“If you don’t understand disparity or justice issues, acknowledge that you don’t understand, and don’t be embarrassed about that. You will learn so much more from asking rather than pretending you already know.”   

Climate Justice Organizing at COP28

At the Conference of Youth prior to COP28, Amalie ran an event with other organisers from Stop Ecocide, and networked more widely with other activists to spread the word about ecocide law. At COP28 itself, Amalie spoke at a number of different panels, while also aiding in a supportive role for members of the Stop Ecocide campaign. In between events, Amalie would meet up with allies individually, expanding their network and discussing what collaborations could be reached after COP28 concluded.

Outside their official capacity as a Stop Ecocide delegate, Amalie attended a number of rallies around the Expo 2020 conference venue. One rally in particular, organised on behalf of members of the Athabasca Chipewyan First Nation, sought to bring light to the hypocrisy of COP28. Athabasca Chipewyan First Nation communities have been affected by multiple spills in the Canadian tar sands, and a recent spill had gone unreported by nearby oil companies, leading to extensive and severe impacts on the surrounding community. 

Activists brought attention to this pattern of climate injustice, highlighting the inevitable destruction of trust such events cause. Amalie explained that the oil industry’s impact on the environment goes beyond climate change, as this reckless behaviour is often disregarded and Indigenous rights are repeatedly disrespected. Following the numerous rallies held, the most visible action-sanctioned space was closed for maintenance, leaving Amalie to conclude that “perhaps it had been a bit too visible.”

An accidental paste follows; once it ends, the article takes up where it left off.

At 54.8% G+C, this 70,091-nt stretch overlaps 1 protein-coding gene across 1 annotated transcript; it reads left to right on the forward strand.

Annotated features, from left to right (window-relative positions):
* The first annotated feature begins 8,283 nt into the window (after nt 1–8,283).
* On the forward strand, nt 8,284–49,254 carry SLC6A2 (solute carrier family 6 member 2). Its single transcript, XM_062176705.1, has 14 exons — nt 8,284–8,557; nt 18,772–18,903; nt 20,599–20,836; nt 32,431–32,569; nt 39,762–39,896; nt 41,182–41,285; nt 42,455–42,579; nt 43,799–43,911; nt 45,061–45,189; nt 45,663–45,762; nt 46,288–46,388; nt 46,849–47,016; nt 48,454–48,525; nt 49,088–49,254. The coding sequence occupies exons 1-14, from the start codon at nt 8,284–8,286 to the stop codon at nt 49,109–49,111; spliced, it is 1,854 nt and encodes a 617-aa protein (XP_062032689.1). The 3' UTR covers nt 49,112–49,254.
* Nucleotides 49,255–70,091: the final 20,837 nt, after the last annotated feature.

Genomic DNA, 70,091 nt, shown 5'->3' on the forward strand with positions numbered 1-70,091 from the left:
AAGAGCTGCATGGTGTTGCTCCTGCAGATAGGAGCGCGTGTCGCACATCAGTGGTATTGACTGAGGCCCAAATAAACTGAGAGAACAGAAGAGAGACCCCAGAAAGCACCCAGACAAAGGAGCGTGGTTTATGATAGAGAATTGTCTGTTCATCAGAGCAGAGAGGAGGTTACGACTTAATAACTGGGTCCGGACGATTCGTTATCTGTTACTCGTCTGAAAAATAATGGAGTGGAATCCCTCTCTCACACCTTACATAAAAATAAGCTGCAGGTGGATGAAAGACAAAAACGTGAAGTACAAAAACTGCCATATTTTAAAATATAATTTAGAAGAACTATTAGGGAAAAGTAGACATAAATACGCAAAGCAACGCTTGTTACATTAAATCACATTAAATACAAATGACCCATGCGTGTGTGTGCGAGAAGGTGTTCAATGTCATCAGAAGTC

Activists and Oil Delegates: “Anger on the Ground”

One of the most shocking events to come out of COP28 was a quote from the President of the conference, Sultan Al Jaber, wherein he stated there is “no science” to show that phasing out fossil fuels is necessary to keep warming below 1.5C. 

“After that quote came out, you could feel this deep sense of anger on the ground,” Amalie explained. “It was brought up in events; we rallied; I called it out in my speeches. But at the end of the day, it didn’t feel like that anger was getting through.” 

Perhaps a factor blocking activist influence was the sheer number of oil and gas executives permitted to attend COP28. With a record 2,456 lobbyists in attendance, representatives of the oil and gas industry outnumbered almost every other delegation at the conference. Amalie noted that this imbalance was clear on the ground, and especially when considering the establishment of multiple oil and gas pavilions at COP28, such as the pavilion of the Organization of the Petroleum Exporting Countries (OPEC). 

“A climate conference should not be a spotlight for these industries,” Amalie said. “No countries are on track to meet their 2025 goals, and it feels like these conferences are just a huge form of greenwashing… It could be described as a hub for inaction.”

Moving Forward: Climate Action and Concrete Change

When asked what COP28 means for moving forward in the environmental movement, Amalie laughed. “I’m trying to figure that out.”

“I do have faith in people, and in initiatives, and action from the ground up. Everyone has a place in this movement,” they explained.

Amalie emphasised that while action can come from any realm of the environmental movement, activists need to target the areas where they have power to create change. “My contribution, specifically, will be on the ground,” they explained. “I have a renewed perspective on pushing the Canadian government to make concrete changes. We can’t expect other countries to do anything if the Global North isn’t committed to clear and tangible action.”

Amalie will continue fighting for climate justice within Canada, bringing forward their experiences in environmental activism, queer rights organising, and academia to push for better climate policy and practice. As they stated, environmental work needs to be approached from a multitude of spaces. Find a group and a cause you believe in, and start working towards the solution.